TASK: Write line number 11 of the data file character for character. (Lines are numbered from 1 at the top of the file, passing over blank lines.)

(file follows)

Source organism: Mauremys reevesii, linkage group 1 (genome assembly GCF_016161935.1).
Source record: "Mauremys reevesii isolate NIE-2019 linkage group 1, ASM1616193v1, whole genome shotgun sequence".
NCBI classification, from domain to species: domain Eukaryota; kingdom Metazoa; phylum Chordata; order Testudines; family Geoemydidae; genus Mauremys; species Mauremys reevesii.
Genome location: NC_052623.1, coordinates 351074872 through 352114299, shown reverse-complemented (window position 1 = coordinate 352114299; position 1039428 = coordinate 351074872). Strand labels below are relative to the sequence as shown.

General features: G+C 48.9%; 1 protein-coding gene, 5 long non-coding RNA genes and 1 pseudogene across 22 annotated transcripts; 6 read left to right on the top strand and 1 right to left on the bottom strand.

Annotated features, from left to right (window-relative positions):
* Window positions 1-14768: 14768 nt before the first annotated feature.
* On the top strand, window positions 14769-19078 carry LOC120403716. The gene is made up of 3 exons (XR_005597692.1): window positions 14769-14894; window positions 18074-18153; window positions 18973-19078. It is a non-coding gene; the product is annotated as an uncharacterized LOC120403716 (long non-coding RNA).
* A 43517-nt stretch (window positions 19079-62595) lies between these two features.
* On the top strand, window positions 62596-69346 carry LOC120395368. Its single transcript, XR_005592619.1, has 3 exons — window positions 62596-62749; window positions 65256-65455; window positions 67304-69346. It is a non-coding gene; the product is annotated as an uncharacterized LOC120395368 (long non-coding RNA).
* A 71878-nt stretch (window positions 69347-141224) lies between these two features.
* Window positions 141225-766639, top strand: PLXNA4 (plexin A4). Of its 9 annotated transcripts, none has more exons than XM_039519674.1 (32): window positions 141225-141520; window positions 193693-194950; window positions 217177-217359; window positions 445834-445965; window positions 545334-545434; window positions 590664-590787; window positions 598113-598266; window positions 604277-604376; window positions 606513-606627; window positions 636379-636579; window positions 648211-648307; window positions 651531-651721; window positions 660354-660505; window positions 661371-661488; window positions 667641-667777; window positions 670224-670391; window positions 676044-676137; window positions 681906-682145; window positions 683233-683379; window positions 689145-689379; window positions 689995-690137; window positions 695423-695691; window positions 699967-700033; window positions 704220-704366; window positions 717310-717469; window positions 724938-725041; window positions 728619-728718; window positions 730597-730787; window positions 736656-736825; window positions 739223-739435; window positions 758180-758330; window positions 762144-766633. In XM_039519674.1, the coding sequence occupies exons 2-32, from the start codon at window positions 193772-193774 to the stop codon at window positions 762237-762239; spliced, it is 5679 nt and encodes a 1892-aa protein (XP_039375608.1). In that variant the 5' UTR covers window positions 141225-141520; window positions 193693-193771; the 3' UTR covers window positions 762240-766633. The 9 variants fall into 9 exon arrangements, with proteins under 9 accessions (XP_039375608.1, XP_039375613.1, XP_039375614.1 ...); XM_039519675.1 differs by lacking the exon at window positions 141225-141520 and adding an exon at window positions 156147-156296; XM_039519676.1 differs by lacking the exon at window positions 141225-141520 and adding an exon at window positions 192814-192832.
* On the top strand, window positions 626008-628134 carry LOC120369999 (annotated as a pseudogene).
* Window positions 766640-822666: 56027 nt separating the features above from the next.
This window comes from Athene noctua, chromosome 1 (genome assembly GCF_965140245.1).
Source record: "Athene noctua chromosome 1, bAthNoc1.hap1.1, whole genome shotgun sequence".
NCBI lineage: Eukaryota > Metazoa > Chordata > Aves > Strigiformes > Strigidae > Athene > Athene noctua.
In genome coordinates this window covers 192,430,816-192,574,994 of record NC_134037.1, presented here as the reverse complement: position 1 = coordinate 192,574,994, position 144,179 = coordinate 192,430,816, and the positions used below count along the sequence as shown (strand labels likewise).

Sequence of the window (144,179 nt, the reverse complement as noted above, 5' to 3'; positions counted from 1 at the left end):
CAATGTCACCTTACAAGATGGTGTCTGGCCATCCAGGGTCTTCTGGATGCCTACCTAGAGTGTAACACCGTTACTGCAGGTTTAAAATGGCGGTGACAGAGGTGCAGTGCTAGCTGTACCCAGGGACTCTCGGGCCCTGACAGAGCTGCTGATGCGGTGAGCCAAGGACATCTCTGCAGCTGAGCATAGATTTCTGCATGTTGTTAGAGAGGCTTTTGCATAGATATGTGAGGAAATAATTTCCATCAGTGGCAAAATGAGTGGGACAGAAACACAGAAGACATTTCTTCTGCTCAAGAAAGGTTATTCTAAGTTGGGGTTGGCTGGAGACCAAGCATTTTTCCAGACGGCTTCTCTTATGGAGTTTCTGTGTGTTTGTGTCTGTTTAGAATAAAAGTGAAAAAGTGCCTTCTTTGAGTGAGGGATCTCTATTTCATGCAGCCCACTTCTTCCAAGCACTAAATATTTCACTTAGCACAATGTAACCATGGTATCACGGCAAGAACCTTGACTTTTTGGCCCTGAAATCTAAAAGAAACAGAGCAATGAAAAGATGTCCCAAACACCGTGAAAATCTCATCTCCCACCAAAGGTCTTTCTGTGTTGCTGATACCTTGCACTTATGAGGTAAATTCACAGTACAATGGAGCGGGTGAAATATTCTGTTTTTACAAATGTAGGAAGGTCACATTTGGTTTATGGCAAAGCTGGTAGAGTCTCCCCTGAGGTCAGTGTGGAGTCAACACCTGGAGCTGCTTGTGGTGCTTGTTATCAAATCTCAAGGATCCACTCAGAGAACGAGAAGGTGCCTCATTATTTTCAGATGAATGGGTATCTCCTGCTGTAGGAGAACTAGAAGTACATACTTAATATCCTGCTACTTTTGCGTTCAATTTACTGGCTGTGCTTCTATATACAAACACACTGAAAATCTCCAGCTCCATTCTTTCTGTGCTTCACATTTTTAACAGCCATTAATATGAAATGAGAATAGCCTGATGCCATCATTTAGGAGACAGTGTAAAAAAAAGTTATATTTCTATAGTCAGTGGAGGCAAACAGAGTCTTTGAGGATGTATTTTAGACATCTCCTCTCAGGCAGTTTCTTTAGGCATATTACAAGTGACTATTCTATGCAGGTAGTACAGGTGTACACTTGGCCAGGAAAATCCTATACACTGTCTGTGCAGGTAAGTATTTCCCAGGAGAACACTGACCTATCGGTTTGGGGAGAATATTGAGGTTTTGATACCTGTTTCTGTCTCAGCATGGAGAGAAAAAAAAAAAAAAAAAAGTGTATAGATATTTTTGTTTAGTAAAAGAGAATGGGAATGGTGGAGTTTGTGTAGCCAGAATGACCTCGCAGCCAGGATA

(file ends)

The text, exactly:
* A 71878-nt stretch (window positions 69347-141224) lies between these two features.